The direction of the arrow accounts for the force on the test charge being repulsive when the charge producing the field is positive or attractive when the field is produced by a negative charge.

 

The applet on the left shows the mapping of the electric field of a positive charge. In the applet a test charge is placed at different points near the charge in order to test the field. The arrow represents the force acting on the charge at the different locations. This vector also can represent the direction in which the test charge will move in case it is released at that point. The lines together with the arrows represent the field lines associated with the point charge.

In this case, the field lines are not parallel to each other reflecting the variation of the field with the distance to the charge. In fact, the magnitude of the electric field of a point charge is

and the field line directions are away from the positive charge.

In the case of a negative charge, the electric field is like the electric field of a positive charge but the direction of the field lines are toward the charge. Thus, electric field lines start in positive charges and end in negative charges.

1)

J

 

Q 33

 

 

If the electric charge q, of the Figure, is positive, the electric field line at a points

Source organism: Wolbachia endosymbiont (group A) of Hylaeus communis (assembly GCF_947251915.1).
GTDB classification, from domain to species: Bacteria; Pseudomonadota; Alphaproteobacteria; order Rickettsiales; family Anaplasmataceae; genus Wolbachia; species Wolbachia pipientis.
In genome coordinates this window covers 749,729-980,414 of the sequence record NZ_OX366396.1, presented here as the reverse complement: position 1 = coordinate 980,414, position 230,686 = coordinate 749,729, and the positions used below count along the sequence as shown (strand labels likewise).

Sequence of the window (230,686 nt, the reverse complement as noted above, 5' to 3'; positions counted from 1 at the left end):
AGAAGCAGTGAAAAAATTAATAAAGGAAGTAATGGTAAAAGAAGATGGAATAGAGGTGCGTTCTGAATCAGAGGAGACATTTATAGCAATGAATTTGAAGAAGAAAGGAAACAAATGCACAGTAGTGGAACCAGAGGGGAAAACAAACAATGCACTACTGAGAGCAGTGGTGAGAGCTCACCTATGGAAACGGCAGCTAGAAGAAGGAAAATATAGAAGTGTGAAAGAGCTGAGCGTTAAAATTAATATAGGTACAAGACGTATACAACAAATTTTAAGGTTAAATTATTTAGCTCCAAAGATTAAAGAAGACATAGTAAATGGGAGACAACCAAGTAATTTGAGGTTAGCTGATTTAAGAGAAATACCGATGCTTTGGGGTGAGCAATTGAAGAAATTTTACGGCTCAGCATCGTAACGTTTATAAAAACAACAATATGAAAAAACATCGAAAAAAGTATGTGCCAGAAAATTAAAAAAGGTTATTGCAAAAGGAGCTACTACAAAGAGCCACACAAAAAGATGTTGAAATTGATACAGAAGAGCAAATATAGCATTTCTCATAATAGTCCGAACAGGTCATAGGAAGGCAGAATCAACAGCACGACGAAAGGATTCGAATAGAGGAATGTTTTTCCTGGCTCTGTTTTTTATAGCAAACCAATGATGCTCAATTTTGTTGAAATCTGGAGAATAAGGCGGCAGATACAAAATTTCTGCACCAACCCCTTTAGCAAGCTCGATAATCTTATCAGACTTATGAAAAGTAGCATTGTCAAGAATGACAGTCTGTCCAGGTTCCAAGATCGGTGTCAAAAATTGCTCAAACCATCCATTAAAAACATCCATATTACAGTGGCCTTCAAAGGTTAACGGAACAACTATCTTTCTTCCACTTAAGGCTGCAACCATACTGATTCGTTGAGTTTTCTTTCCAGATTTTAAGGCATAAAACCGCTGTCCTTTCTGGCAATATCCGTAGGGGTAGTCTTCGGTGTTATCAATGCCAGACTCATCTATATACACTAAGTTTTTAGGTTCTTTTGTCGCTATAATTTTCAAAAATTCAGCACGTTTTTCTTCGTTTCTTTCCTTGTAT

N

a)

East

 

b)

North

 

c)

West

 

d)

South

 

e)

None of the above.

 

2)

J

 

Q 34

 

 

In reference with the Figure, the intensity of the electric field produced by the charge q at point b has

 

 

a)

the same strength as the electric field at point d and greater strength as the electric fields at points c and a.

 

b)

the same direction as the electric field at point d

N

c)

the same strength as the electric field at point d and smaller strength as the electric fields at points c and a.

 

d)

the same strength and direction as the electric fields at points c and a.

 

e)

None of the above.

 

3)

J

 

Q 35

 

 

If the electric charge q, of the Figure, is negative, the electric field line at a points

 

 

a)

East

 

b)

North

N

c)

West

 

d)

South

 

e)

None of the above.

 

 

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Electric Field of Several Charges

The principle of superposition is also valid for electric fields. Since the electric field is obtained by dividing the Coulomb's force acting on the test charge by the value of the test charge. The same definition can be applied to the net electric force acting on the charge.

The drawing shows a test charge at a point P in the field of six point charges. The electric field of the six charges is given by

The field lines of these charges are not presented in the drawing.

The electric field of two charges is represented in the following drawing:

Electric field of two charges, the one on the left is positive and the one on the right is negative. Electric field of two positive charges.

Looking at the electric field of two charges, one positive and the other negative, it can be seeing that a straight field lines is at the center of the configuration. Thus, parallel field lines could be obtained if two chains of such charges are properly distributed.

 

 

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by Luis F. Sez, Ph. D.    Comments and Suggestions: LSaez@dallaswinwin.com